IT is all so predictable, they say.

The introduction of VAR is “clearly and obviously” being used as a tool to ensure that Liverpool win the league title, just as they suspected.

You can only presume that the Twitter Sherlock’s peddling this cock of the poppiest kind will be absolutely raking it in come the end of the season. If it was that much of a sure thing, you would obviously bet all of your money on a Liverpool title win, right?

Facetiousness aside, The Reds won again on Saturday, and some people are furious about it, to the extent of dusting off their tin foil hats and deciding that a team that has not won a league title in three decades has been handpicked by the powers that be to win this one.

This weekend saw opposition fume go into overdrive as Jürgen Klopp’s men were supposedly saved by the VAR, after the official at Stockley Park spotted a Jordan Ayew shove on Dejan Lovren to rule out what would have been the opening goal of the game.

It was the correct decision, as backed up by any authority on the rules of the game you are likely to hear from, as well as the actual Crystal Palace manager. The one who has absolutely no love for Liverpool whatsoever after his disastrous reign at Anfield.

However, despite that, rival fans and even some pundits have decided that it was the latest in a line of “lucky” calls for Liverpool from the recently introduced and much-maligned Video Assistant Referee. It has led to a lot of what I like to call “cryVARsing”.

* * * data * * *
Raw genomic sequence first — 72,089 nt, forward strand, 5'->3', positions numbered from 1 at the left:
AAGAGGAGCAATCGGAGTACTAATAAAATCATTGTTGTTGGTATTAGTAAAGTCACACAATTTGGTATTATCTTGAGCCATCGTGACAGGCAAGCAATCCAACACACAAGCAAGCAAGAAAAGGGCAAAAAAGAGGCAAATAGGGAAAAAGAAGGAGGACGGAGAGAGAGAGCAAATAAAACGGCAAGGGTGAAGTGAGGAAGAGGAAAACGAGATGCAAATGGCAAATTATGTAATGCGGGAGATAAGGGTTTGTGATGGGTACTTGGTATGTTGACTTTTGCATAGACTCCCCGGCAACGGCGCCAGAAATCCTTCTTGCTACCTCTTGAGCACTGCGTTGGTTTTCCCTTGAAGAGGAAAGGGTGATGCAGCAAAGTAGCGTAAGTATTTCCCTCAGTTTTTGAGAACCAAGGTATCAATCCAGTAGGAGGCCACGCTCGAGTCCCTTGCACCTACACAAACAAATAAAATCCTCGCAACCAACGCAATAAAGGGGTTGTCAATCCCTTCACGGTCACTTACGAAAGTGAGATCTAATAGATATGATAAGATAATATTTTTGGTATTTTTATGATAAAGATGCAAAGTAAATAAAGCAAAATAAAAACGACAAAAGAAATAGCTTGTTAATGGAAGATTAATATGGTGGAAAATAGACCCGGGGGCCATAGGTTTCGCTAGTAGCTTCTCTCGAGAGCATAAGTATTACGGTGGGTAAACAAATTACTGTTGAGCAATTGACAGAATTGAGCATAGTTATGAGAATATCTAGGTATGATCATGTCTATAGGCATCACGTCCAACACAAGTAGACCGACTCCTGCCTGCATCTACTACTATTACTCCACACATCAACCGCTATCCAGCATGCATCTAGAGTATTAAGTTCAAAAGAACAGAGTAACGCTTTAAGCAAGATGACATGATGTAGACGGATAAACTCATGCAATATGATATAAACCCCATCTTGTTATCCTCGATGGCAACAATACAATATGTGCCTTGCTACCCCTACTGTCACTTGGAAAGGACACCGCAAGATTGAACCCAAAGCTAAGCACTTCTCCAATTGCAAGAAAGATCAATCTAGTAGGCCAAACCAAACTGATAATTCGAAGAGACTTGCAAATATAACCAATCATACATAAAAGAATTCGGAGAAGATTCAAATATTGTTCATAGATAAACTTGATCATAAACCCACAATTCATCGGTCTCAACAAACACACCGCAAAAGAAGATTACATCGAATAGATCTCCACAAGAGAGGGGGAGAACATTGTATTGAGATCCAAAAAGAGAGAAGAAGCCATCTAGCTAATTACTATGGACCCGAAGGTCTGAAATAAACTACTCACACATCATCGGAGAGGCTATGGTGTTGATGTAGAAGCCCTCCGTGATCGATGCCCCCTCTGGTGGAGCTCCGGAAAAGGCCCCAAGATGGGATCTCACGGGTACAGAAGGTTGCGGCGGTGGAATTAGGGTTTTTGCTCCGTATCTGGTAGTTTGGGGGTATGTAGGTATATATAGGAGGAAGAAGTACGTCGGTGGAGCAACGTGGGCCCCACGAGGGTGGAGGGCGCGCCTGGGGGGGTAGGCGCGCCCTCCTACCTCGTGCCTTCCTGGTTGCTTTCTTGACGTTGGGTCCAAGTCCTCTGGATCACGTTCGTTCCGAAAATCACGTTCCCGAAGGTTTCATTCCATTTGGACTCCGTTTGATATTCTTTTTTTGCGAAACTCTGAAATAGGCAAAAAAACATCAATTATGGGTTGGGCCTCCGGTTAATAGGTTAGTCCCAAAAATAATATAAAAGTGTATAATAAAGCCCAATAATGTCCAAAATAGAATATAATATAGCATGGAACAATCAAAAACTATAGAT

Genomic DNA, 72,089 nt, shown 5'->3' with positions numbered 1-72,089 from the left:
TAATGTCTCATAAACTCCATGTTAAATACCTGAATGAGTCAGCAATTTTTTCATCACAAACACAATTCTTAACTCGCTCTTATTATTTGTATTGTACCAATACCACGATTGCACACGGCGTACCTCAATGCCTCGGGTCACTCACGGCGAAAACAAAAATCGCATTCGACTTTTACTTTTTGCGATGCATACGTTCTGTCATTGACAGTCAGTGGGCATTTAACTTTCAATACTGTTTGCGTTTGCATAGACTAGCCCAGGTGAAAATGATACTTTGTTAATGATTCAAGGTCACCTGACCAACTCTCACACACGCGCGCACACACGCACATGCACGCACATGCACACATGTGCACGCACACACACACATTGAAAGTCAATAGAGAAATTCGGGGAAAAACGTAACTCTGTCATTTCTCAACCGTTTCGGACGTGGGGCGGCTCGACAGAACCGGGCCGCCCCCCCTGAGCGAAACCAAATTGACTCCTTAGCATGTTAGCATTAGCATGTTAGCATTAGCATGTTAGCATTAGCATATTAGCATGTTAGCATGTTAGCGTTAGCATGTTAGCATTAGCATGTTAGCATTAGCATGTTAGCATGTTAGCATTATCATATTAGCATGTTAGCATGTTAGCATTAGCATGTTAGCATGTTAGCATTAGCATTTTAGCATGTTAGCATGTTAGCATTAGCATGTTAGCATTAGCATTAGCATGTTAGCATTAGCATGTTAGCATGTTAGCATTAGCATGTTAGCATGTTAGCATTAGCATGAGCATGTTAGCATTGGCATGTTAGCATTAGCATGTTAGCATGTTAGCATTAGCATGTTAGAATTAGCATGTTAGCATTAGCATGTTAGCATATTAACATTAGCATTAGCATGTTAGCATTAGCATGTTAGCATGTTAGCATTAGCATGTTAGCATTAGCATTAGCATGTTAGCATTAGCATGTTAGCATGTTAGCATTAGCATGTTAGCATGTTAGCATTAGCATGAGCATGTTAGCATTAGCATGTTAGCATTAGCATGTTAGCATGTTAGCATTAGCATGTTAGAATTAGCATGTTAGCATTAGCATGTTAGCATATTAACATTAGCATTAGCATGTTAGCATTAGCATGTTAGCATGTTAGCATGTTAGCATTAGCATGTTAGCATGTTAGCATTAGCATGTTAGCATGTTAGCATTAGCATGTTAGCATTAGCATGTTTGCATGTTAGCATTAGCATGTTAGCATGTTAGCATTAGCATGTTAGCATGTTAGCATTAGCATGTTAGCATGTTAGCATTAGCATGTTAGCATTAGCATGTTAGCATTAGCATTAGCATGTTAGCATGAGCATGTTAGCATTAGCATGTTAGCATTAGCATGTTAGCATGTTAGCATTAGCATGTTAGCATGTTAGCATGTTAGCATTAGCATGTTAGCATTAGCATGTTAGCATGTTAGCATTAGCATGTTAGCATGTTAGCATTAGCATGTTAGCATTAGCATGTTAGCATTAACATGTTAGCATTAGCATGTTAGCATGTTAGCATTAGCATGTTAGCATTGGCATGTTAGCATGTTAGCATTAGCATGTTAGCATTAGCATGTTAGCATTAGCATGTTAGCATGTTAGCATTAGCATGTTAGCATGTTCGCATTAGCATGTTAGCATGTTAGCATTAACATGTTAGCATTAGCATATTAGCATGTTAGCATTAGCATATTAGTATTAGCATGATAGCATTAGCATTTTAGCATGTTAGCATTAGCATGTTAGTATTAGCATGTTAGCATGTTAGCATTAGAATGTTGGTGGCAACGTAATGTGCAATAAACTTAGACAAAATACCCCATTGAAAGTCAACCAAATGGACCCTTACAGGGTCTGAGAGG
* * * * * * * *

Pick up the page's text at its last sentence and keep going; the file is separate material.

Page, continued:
You may have seen the alternative league table doing the rounds before the weekend that showed what it would look like in a world without VAR. Sure enough, Liverpool were still comfortably top, with the same number of points. The VAR decision at Selhurst Park played a big part in them winning the game on Saturday, but as the decision was clearly correct, it’s not exactly conspiracy gold.

Trent Alexander-Arnold’s alleged handball against Manchester City is pointed to as a prime example of Liverpool benefitting suspiciously from VAR, which goes to show how ill-thought out the argument is.

Michael Oliver, the on-field official, didn’t give it. VAR’s only debateable crime on that occasion was that it didn’t overrule him. In a world where VAR doesn’t exist, neither does a Manchester City penalty. Instead, you would have had the same people moaning about Oliver and asking” “Why don’t we have VAR in this country?”

That is one thing that referees must be quite enjoying, no longer being the sole target for abuse if they make mistakes. Now, if they make a perceived error, then any failure of the VAR to overturn it is the VAR’s fault. There might be more for them to do in terms of communicating with Stockley Park, but being spared some of the fans’ ire must be a plus for them.

Proof that Liverpool are no more or less likely to benefit from VAR decisions of course came at Villa Park three weeks ago when Roberto Firmino’s armpit was ruled offside. In spite of that setback, instead of subbing on a striker with smaller armpits, Klopp kept faith with his boys and they repaid it by turning a 1-0 deficit around, despite the chalked-off effort.

Dale Johnson from ESPN FC has become one of the more sensible voices on Twitter regarding VAR, and on Monday revealed some of the latest numbers that show how VAR has been impacting the Premier League, who it has been benefitting, and who it has been punishing.